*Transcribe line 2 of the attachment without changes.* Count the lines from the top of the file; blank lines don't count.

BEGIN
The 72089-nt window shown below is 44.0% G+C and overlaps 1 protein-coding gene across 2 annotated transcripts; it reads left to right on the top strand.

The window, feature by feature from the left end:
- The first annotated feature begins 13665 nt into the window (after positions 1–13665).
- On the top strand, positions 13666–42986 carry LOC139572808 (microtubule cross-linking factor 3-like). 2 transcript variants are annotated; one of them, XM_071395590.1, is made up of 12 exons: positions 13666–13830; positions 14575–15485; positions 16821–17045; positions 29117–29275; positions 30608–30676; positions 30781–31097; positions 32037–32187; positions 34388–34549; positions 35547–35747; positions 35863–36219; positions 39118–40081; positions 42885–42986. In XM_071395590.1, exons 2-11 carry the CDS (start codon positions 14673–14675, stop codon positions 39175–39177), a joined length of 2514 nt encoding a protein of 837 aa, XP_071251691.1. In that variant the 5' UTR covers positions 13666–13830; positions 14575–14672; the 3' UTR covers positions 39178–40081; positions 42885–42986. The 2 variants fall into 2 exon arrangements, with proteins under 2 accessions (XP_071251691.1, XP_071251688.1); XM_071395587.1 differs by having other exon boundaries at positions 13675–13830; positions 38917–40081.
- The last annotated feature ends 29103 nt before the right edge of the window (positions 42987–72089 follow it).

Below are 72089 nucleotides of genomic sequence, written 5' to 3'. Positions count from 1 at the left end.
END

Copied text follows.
The window, feature by feature from the left end: